I think it is appropriate to include positive comments from another source. It makes the letter more personal and suggests that the writer has done a thorough job in researching the candidate. I agree with your deletion of the parenthetical negative spin on that comment. :wink:
 

MikeNewYork

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jinx83 said:
thanks again! :) I'm grateful, though I'm realising I won't be able to cope with the writing part.

See you!

You're welcome.

Don't be discouraged. Keep writing and receiving corrections. Your writing will improve over time. :wink:
 

RonBee

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jinx83 said:
Thaks a lot! :lol:

I've told writing was my weakest point! :(

You're welcome. Please look at this:
  • I was told by his previous employer that he was always setting himself high standards for himself.
You don't need the first "himself" there. That was an error on my part.

:)
 

RonBee

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MikeNewYork said:
RonBee said:
jinx83 said:
Moreover, I was told from his previous employer that he was always setting himself high standards(unfortunately, sometimes are rather too high), making him highly efficient and constantly evolving, . It seems I have forgotten to comment some other activities he does, for example, he plays tennis on a regular basis and also he is at the point of taking up french lessons – nowadays languages are more and more useful in this competitive society, or to be more accurate in this working world.
  • I was told by his previous employer that he was always setting himself high standards for himself. He is an efficient worker, and he never stops learning on the job. He is now taking French lessons--at least partly to help him in his future career.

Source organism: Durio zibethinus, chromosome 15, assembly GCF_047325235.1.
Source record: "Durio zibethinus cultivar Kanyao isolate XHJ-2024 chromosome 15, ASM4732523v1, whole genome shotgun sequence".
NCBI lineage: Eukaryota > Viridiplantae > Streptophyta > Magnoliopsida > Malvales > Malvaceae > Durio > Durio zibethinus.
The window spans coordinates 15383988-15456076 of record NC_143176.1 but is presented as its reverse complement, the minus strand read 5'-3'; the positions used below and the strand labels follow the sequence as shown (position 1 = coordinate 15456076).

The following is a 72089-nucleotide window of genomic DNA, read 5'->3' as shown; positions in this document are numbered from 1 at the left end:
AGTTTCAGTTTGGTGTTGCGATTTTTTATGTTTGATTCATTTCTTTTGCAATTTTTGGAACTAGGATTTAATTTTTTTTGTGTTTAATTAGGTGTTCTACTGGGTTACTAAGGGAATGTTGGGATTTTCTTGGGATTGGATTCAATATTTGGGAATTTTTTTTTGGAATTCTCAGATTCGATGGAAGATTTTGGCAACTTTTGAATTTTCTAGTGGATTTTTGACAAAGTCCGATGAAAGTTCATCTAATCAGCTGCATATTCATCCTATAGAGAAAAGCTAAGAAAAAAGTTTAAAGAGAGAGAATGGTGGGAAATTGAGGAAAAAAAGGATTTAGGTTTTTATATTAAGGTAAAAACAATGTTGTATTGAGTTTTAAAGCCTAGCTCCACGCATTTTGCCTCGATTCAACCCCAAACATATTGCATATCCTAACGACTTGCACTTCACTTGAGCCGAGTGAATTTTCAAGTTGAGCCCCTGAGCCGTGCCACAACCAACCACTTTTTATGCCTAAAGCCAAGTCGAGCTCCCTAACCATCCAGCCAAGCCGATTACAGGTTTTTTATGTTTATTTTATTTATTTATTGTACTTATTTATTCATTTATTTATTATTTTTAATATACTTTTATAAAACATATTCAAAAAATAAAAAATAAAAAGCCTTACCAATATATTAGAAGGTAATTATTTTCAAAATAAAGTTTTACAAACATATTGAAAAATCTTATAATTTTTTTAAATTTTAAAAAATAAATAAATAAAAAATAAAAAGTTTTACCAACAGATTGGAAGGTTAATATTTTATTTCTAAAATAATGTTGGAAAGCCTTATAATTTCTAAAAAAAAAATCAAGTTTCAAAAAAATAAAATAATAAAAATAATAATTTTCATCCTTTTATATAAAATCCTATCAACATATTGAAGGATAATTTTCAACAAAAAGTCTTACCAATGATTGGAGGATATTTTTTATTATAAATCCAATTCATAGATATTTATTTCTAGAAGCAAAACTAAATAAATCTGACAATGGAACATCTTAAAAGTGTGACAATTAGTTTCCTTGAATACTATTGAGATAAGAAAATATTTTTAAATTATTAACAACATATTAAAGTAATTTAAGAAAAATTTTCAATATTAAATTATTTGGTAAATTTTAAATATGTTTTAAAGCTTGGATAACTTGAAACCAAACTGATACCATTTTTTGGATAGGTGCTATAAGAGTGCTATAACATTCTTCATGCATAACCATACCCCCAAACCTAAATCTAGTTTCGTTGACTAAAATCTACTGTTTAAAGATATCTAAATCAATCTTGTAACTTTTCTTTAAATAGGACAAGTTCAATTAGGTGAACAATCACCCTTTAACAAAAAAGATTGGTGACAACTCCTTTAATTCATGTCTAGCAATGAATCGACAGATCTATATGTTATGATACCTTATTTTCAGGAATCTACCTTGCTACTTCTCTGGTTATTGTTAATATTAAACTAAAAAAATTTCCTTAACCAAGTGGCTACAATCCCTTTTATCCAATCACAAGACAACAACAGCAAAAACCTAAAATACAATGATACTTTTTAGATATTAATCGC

I don't know how relevant it is what a previous employer said. Perhaps Mike can comment on that.

I think it is appropriate to include positive comments from another source. It makes the letter more personal and suggests that the writer has done a thorough job in researching the candidate. I agree with your deletion of the parenthetical negative spin on that comment. :wink:

Thanks, Mike. You're probably right, since you know more about that kind of thing than I do. I do think that the longer a person has worked at his present (or most recent) job the less relevant becomes anything a previous employer might say. Also, anything relayed by a second party is not likely to be as accurate as something from the horse's mouth.
 

MikeNewYork

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RonBee said:
MikeNewYork said:
RonBee said:
jinx83 said:
Moreover, I was told from his previous employer that he was always setting himself high standards(unfortunately, sometimes are rather too high), making him highly efficient and constantly evolving, . It seems I have forgotten to comment some other activities he does, for example, he plays tennis on a regular basis and also he is at the point of taking up french lessons – nowadays languages are more and more useful in this competitive society, or to be more accurate in this working world.
  • I was told by his previous employer that he was always setting himself high standards for himself. He is an efficient worker, and he never stops learning on the job. He is now taking French lessons--at least partly to help him in his future career.
I don't know how relevant it is what a previous employer said. Perhaps Mike can comment on that.

I think it is appropriate to include positive comments from another source. It makes the letter more personal and suggests that the writer has done a thorough job in researching the candidate. I agree with your deletion of the parenthetical negative spin on that comment. :wink:

Thanks, Mike. You're probably right, since you know more about that kind of thing than I do. I do think that the longer a person has worked at his present (or most recent) job the less relevant becomes anything a previous employer might say. Also, anything relayed by a second party is not likely to be as accurate as something from the horse's mouth.

I agree with all of that, also. :wink: